There is a Golden Rule of money management: always use your cheapest source of funds first.
Another aspect of the IRA that is frequently neglected for consideration is the ability to sell a highly appreciated stock inside the IRA account and pay no capital gains tax on the profit. Let’s take the example of an individual who elects to take Social Security payments early so he does not have to withdraw from his IRA and uses an appropriate portion of his IRA to buy several Blue Chip stocks. (Blue Chip, by the way, is defined by Wall Street On Parade as a stock that has paid consecutive dividends without interruption for at least 50 years.) The stocks are placed on dividend reinvest inside the IRA and allowed to compound from age 62 to age 82. At age 82, let’s say the IRA owner takes the stocks off dividend reinvest and has the dramatically increased dividend income paid out monthly by his IRA custodian to supplement his income. Only the distributed income will be taxed while any continuing principal growth in the share price inside the IRA remains untaxed. At the owner’s death, the stock can be transferred in kind to his children named as beneficiaries of the IRA, who, if they elect to sell the stock inside the Beneficiary IRA, will pay no taxes on 20 years of gains.
There are a multitude of other reasons unique to an individual for taking Social Security payments early or later. We know of the following examples of people who decided to wait until age 70: (1) the individual had a large fixed pension and did not need the money from Social Security; (2) the husband had taken a single life payout on his pension to maximize monthly income and wanted to be sure his wife would have an adequate income from his Social Security payment at age 70 if he died early; a couple sold an expensive home at retirement, purchased a more moderately priced home and was living off the difference to delay taking Social Security payments until age 70.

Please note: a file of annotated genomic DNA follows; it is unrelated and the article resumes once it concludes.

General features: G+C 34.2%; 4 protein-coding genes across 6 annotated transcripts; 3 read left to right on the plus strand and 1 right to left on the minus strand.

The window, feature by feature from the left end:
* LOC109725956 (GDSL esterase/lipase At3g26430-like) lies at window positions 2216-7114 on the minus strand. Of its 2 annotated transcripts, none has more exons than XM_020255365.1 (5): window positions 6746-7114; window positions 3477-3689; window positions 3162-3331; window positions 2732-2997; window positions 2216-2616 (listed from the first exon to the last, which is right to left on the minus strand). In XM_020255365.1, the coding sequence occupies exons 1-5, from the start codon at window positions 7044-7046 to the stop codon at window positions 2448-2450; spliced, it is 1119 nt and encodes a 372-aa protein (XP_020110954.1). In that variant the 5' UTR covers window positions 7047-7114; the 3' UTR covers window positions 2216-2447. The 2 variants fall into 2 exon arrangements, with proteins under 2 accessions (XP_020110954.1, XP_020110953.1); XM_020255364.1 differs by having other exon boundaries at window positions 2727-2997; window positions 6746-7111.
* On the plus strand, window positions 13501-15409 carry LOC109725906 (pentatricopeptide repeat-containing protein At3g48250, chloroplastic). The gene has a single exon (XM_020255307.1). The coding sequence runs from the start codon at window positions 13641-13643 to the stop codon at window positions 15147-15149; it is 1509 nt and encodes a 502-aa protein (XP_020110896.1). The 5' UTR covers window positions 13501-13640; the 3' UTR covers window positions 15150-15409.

The only way of making a decision that is correct for one’s own unique goals and attitude toward heirs is to sit with a professional and hash out the pros and cons. And Tully makes one final point that is also hard to ignore: “A generation ago, retirees often could count on a pension. Now there are doubts even about Social Security’s stability. A future Congress could increase taxes on benefits, or lower the cost-of-living adjustments. Means testing could be introduced, posing a barrier for some to start collecting their benefits. Taking everything into account, it’s a wonder that anyone waits at all.”